Accused perpetrator of 10/27 attack asks for change of venue
search
10/27 shootingCase update

Accused perpetrator of 10/27 attack asks for change of venue

In their motion, attorneys for the defendant claim that because of extensive publicity in Pittsburgh, he would not receive a “fair and impartial trial” here.

The Tree of Life building after the massacre of Oct. 27, 2018.  (Photo by Adam Reinherz)
The Tree of Life building after the massacre of Oct. 27, 2018. (Photo by Adam Reinherz)

The man accused of murdering 11 Jews in the Tree of Life building on Oct. 27, 2018, filed a motion on Jan. 17, seeking to move his trial from the Western District of Pennsylvania to another venue. In their motion, attorneys for the defendant claim that because of extensive publicity in Pittsburgh, he would not receive a “fair and impartial trial” here.

The U.S. Attorney’s office is seeking the death penalty.

“The historical nature of the shooting, purportedly the deadliest attack on Jews in United States history, is repeatedly mentioned,” in local media coverage, according to the defendant’s motion. The pretrial publicity “incorporates emotional language, prejudicial details, victim impact statements — some of whom had survived the Holocaust — and stories about law enforcement officers who were injured at the scene.”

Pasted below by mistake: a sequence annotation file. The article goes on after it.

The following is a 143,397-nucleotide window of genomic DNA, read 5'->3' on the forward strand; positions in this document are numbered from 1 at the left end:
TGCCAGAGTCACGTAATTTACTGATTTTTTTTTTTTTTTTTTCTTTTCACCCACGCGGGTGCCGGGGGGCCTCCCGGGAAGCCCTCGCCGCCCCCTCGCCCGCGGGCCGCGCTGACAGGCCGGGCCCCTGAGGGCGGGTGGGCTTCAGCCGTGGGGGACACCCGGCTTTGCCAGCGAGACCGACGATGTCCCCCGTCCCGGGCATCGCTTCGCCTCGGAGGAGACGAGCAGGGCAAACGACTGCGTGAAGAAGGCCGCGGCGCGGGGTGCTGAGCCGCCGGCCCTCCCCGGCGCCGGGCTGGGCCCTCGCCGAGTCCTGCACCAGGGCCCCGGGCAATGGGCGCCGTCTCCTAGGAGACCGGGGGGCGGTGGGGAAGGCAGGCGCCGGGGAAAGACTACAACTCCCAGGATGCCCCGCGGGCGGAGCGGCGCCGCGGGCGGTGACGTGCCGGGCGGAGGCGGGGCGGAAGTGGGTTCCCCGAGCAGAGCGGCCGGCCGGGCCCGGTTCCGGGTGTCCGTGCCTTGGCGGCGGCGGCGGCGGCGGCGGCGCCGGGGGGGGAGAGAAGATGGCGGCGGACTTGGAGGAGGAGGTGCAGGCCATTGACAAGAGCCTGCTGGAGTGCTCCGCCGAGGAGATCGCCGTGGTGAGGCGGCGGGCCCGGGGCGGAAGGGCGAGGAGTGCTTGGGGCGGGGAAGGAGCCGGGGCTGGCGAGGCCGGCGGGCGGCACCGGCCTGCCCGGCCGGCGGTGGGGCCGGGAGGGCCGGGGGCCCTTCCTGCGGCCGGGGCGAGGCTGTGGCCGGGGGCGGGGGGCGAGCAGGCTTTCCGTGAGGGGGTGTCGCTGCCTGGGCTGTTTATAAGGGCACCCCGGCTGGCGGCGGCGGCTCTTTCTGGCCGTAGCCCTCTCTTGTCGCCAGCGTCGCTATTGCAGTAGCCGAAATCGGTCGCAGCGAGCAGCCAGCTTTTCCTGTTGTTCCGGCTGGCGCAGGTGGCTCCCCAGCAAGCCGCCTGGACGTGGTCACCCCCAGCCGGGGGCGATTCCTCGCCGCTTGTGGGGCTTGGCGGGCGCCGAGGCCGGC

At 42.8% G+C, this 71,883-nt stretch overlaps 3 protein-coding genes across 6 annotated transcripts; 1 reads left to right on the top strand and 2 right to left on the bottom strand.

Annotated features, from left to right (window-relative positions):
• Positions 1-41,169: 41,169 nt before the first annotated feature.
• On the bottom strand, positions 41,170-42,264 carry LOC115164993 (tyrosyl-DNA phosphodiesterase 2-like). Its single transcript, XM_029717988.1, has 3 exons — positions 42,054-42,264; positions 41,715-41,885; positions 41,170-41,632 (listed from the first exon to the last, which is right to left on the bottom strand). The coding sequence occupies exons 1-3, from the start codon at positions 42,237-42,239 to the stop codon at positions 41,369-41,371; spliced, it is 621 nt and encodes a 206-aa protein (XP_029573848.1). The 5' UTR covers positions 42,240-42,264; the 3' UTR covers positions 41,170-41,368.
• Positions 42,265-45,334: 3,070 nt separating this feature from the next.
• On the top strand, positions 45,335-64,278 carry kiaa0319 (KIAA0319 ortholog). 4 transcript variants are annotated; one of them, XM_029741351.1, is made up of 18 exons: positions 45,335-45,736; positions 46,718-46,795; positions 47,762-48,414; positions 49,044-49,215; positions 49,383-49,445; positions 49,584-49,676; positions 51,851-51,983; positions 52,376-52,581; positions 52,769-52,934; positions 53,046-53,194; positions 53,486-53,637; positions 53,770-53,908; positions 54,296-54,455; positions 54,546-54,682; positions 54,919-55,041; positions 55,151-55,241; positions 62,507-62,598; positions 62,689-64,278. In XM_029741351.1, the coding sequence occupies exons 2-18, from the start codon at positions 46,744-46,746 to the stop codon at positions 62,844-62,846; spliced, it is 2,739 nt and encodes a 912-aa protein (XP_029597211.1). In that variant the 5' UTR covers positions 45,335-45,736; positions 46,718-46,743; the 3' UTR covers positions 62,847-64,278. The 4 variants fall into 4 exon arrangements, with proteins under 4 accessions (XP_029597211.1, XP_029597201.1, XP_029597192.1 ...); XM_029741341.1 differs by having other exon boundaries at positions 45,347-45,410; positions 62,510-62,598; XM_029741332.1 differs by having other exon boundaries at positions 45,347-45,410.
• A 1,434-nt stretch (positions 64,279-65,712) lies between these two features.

The defendant’s motion further argues that “[o]verall, the local coverage of the shootings portrays [the defendant] in a prejudicial light, linking him to Alt-Right, Neo-Nazi, and conspiracy-minded groups. In contrast, the sympathetic stories of the deceased and surviving victims, as well as their long-standing and deep connections to the Pittsburgh community, are prominent in the publicity. While publicity may surround the case wherever it is tried, the impact on potential jurors in the Western District of Pennsylvania will be significantly greater, as demonstrated by the community’s reaction to the shootings, including the commemorations and memorials.”

Prosecuting attorneys have not yet filed a response to the defendant’s motion to change venue. They have argued in previous briefs that the defendant is unnecessarily delaying the proceedings. PJC

Toby Tabachnick

read more:
comments